3 Pepper Scab

Pepper scab

Pepper scabs are a fungal disease that affects pepper plants. The fungus enters the plant via the stem or leaves and produces spores, which can move on other pepper plants.

Symptoms of pepper scabs can include small, dark spots on the plant’s parts such as leaves, stems, and fruits. These spots may grow into raised scabs. This can lead to reduced production of peppers from the infected plant.

The disease can infect seedlings as well as adult plants; symptoms usually manifest in watery yellow-green spots before appearing in round or irregular spots with dark brown edging and a slightly raised texture like a scab on the center of them.

Control Method:

When dealing with pepper scabs, the best course of action is to plant varieties that are naturally disease-resistant. If this isn’t an option, there are a few measures you can take to help manage the spread of the disease. Ensuring that your soil is well-drained is essential, as wet conditions provide an ideal environment for scabs. Avoid overhead watering and water your peppers from below as much as possible.

Additionally, any infected foliage or plants should be raked up and destroyed right away— once infected, it won’t heal and destroys the chance of passing the infection on to other plants in the area.

To effectively deal with pepper scabs, integrating prevention methods such as these with chemical control solutions should help contain the situation.

Application of Product:

Difenoconzole 10% WDG is applied before or at the initial stage of the pepper leaf spot disease, at 800-1200 times, for 2-3 times application with an interval of 7-8 days.

4  Capsicum Brown Spot

Capsicum Brown Spot

The capsicum cinerea fungus is the cause of a devastating fungal disease known as capsicum brown spot. This can have serious implications for commercial pepper production, causing significant yield loss. Symptoms of the disease manifest primarily on the plant’s leaves, with small brown circular spots being one of the primary indicators.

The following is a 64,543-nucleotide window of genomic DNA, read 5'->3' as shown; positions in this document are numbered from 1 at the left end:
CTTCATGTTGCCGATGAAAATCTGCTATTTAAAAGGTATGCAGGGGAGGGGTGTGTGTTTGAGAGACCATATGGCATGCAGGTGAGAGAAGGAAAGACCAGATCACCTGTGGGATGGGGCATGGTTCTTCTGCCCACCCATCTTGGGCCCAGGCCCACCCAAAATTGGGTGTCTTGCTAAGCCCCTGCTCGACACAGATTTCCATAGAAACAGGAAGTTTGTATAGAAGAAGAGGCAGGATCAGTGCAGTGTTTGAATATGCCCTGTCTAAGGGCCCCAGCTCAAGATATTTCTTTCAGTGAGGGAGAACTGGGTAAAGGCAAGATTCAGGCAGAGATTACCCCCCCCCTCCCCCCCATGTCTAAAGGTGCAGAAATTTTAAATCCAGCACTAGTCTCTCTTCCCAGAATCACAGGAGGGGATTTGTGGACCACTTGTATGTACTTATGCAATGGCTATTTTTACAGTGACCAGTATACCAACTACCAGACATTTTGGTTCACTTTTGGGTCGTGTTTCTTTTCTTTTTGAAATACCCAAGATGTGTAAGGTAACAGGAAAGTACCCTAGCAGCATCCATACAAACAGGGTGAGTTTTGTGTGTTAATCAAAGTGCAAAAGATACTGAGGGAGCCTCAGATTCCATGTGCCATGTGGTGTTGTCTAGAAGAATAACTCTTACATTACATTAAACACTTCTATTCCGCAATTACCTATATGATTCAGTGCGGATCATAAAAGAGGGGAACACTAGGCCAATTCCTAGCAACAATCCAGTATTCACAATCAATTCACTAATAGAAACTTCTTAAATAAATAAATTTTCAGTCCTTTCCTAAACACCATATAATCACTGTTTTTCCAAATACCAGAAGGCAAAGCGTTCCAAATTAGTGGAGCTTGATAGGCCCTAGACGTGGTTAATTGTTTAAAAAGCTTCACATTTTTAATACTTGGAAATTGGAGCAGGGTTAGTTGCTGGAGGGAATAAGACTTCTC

In severe cases, entire plants may be defoliated. Identified lesions on fruit are round, yellow-brown in colour with a dark brown border and micro-depressions that can lead to black mould growth. It is imperative for growers to be aware of these signs and take preventative action to reduce infection rates.

Control Method:

To effectively contend with capsicum brown spots, cultivating healthy plants is key. This includes ensuring proper soil nutrition and water supply. Additionally, infected leaves and fruit must be picked off the plant to avoid its further spread. If caught early enough, fungicides can be employed as a control measure.

Aside from this preventative action, one may select disease-resistant varieties or sterilize soil, equipment, and seeds before sowing. Rotating crops every other year with different vegetables helps deter the fungus’s growth while strengthening cultivation and management is also crucial.

If the plant is already diseased, it’s important to select an appropriate medicament for spray control that should be administered every 7 – 12 days in succession twice or thrice. Then any defoliated leaves should be promptly removed after harvest.

Application Of Product:

Difenoconazole 20%+ pyraclostrobin10% SC could be used as a treatment of pepper brown spot at 200-375 ml/ha mixed with 30kg water by the spray method for 2-3 times application with an interval of 7-8 days.